Yuri:                      Very nice. Number three, what’s one skill you’ve become dangerously good at to grow your business?

Marni:                  Getting real and vulnerable with people.

Yuri:                      Number four, what do you do first thing in the morning?

Marni:                  I have a beautiful one to two-hour routine. I won’t take you through all that but the first thing I do is hydrate and write my five-minute journal.

Yuri:                      Sweet. Good old five-minute journal. Number five, complete this sentence. I know I’m being successful when …

Marni:                  When I’m feeling fully empowered, committed and happy.

Yuri:                      Very nice. It’s cool because this question elicits two types of responses. One is something like, “When people tell me I’m changing their lives.” But the second response relates to a feeling.

Marni this has been a lot of fun. Thank you so much for sharing your journey and your podcast expertise. Our listeners who are interested in podcasting will find a lot of value in this. Where is the best place for people to find out more about what you two are up to and follow you online?

Marni:                  You can follow the Ultimate Health Podcast and go to the website and Instagram. We also have a Facebook group. Search on Facebook for the Ultimate Health Podcast community group. We’d love to have you.

Yuri:                      Marni, once again, thank you so much for taking the time to join us and for sharing so candidly. I appreciate you having me as a guest on your podcast and for being here with us.

Marni:                  My pleasure. Thank you.


Yuri’s take

Cool stuff, right? If you’ve got a podcast or you’re thinking about podcasting, hopefully this episode has found you well. I want leave you with a thinking exercise for today. Whatever it is you’re doing in your business, are you taking the long game approach or are you looking for the short-term win?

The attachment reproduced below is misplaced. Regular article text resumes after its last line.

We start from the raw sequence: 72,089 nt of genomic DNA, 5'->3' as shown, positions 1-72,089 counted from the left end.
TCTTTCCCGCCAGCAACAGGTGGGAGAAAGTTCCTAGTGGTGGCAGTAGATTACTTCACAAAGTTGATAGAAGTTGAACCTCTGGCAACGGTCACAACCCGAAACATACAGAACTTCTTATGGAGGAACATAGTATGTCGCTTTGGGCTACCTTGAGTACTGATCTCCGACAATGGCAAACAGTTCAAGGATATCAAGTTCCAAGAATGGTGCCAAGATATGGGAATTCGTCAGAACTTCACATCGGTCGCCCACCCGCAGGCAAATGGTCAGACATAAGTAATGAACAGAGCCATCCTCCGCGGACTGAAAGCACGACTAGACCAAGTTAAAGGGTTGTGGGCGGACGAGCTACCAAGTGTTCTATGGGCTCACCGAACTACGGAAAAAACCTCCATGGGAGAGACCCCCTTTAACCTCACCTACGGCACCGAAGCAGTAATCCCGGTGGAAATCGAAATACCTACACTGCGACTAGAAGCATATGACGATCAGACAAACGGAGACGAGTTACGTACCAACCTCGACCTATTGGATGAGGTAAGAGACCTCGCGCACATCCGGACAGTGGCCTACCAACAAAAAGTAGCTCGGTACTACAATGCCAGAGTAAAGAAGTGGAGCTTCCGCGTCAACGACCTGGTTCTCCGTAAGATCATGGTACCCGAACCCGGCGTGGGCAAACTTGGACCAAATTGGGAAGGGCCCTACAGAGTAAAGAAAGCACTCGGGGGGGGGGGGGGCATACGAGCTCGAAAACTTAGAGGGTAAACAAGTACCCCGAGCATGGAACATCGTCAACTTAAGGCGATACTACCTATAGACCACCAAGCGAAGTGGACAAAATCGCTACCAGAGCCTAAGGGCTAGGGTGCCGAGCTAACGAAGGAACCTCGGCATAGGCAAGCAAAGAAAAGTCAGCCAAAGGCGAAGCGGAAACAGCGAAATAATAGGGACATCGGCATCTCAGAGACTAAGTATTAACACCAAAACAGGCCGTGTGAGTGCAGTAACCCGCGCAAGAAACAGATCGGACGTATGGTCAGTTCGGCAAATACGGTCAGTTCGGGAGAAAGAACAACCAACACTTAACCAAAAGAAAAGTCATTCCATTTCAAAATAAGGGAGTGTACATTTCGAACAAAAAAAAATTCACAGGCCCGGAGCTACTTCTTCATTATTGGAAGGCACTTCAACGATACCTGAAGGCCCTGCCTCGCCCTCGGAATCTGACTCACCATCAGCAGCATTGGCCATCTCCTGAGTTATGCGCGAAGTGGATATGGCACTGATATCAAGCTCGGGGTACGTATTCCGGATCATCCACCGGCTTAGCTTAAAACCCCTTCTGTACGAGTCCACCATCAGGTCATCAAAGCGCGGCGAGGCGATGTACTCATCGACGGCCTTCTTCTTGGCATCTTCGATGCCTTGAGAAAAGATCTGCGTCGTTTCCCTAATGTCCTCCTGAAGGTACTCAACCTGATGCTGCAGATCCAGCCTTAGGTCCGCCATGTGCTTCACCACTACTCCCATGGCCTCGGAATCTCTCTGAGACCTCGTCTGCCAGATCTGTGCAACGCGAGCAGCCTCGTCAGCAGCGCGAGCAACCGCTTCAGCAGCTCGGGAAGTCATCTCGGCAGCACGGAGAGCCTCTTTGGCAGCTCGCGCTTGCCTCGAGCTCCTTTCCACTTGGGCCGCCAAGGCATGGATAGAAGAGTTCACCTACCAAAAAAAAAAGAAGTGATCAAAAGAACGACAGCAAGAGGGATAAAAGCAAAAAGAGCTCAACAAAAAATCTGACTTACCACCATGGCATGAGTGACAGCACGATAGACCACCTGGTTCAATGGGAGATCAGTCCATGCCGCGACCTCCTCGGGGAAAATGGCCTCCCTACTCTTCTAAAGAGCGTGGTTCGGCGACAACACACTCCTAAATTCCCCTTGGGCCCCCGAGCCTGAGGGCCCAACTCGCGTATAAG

I ask that because it’s very tempting and easy to be allured by the stuff, nonsense, that we see on Instagram. Don’t look at the person in the private jet, which they don’t even own, or the car that they’ve rented. Turn the blinders off. That kind of nonsense messes with your mind.

The reason I’m bringing these interviews to you is because these people were in the trenches and now they’re doing it. They are in their business, working on it, growing it, failing, and succeeding. All of them understand that success takes time.

Marni talked about how building a podcast takes time. If you go into podcasting thinking you’re going to have a hundred thousand downloads in a month, unless you have a massive following and a big platform already, that’s probably not going to happen. Give yourself time, like a farmer who plants seeds.

Be realistic about the natural course of things. Manifest and create. Yes, you can set the intention to do XY and Z, but allow the universe and the process to unfold as it’s supposed to. You can’t rush the results.

Ask yourself, “Am I giving myself enough time? Am I approaching this with a long-term point of view?” How long are you willing to see no results before just shut down shop? If you don’t see results from what you’re doing, you should evaluate that.

If you’re running Facebook ads and you’re not seeing results, stop wasting money. But there are things like podcasts, building a YouTube channel, building a blog, that take time. Anything that’s organic and content driven is going to take time.